Alright, so based on that, I want to have drain connected to +5V with some sort of load between the transistor and the power supply, and then the source is grounded. Because of the logistics of how I’m using the transistors in my final project, I want to be able to connect my main load on the grounded side of the transistor, so I tried this setup with my 560 resistor between +5V and the drain, and then the LED between source and ground, and it seemed to work fine.

Thank you. Adding the resistor to ground fixed my problems. If you don’t mind me asking further, is it then a good generalization that all digital logic inputs should have a connection to ground to properly read a LOW signal?

I’ve been running the Arduino on USB power up till now, which is supposed to be an acceptable way to power it. When I checked it again today it read 4.5V. To be thorough, I connected a 9V battery to the Vin power input and got a measurement of exactly 5.00V from the Arduino, so I don’t think there’s any issues with the voltage regulators or anything like that. Since USB runs on 5V I wouldn’t be at all surprised to see some voltage drop from the components on the board, but it’s odd that Arduino would warn that a power supply under 7V could result in instability due to a sub-5V supply to the 5V pin, but still suggest powering the board with a 5V USB port. :man_shrugging: Maybe I should search the internet for other people encountering this on Arduino boards?..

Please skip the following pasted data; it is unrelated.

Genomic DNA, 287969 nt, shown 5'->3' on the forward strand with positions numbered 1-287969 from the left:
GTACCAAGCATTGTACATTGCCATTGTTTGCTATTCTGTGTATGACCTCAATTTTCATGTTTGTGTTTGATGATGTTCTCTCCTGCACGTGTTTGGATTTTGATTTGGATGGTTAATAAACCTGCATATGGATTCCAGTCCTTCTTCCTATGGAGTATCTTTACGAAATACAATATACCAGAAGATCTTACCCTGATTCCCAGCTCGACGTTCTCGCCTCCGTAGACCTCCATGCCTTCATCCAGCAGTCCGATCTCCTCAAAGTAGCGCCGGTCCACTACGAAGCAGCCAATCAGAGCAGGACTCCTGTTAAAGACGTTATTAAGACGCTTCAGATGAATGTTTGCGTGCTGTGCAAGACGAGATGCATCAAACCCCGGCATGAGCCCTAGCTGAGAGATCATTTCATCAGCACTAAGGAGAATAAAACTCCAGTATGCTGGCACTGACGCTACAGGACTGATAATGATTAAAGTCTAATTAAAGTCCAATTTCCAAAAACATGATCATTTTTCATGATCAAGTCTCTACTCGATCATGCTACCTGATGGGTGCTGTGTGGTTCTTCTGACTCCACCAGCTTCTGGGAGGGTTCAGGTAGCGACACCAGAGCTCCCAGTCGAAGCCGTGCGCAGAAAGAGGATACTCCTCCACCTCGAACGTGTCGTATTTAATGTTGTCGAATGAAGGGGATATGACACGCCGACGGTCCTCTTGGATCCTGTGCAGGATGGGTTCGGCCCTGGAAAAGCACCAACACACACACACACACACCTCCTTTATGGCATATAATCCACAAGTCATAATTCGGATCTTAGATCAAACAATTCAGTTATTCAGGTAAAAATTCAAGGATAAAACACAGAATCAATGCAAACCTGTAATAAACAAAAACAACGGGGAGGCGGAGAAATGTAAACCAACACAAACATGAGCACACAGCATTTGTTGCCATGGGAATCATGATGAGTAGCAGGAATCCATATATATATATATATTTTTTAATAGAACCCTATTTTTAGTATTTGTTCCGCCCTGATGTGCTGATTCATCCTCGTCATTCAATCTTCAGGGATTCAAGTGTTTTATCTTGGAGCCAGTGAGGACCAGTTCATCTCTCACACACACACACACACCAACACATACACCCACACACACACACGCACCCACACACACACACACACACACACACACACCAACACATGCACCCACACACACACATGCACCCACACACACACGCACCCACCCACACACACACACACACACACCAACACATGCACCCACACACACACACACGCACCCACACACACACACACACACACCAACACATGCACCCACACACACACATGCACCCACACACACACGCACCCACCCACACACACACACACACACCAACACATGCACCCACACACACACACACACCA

Hi DerpWarrior,

setup with my 560 resistor between +5V and the drain, and then the LED between source and ground,

Yes, that is perfectly OK. You just need to ensure that the drop over the load does not get so large that the FET goes off (E.g. with a blue LED that may happen, as it has large forward voltage drop).

is it then a good generalization that all digital logic inputs should have a connection to ground to properly read a LOW signal?

Yes, that is correct. Or making it a bit more general, CMOS digital inputs should not be left “float”. i.e. should use either pull-down or pull-up resistor in a circuit configuration where the input node may get into undefined state (in other term “high impedance state”).

For your issue with Arduino, the external power supply needs to be at least 7V, otherwise the Arduino draws the power automatically from the USB. The external power supply has a protecting diode and an LDO with voltage drop of 1.2V (which IMHO does not sound like an LDO :), so in order to get stabile 5V, the input has to be around 7V or above. The 4.5V that you get with USB supply may indicate a problem with the +3.3V supply. Try to measure the Arduino’s power connector pin 4 to see if it has +3.3V. If it is much less, the 0.5V drop in the 5V supply is explained by the Arduino’s supply voltage selector FET’s bulk diode drop.

I hope this helps.


That’s a very different result, definitely nothing to worry about.

Doing this for 50 years has led me to this rule of thumb when checking power supplies:

  • +/-5% expected due to supply and measuring system tolerances
  • +/-10% (4.5V @ 5V) a curiosity but nothing worth slowing down the work with an investigation
  • +/-20% (4V @ 5V) definitely warrants further investigation before going any further
  • +/-25% or higher pull the power plug before a possible catastrophic failure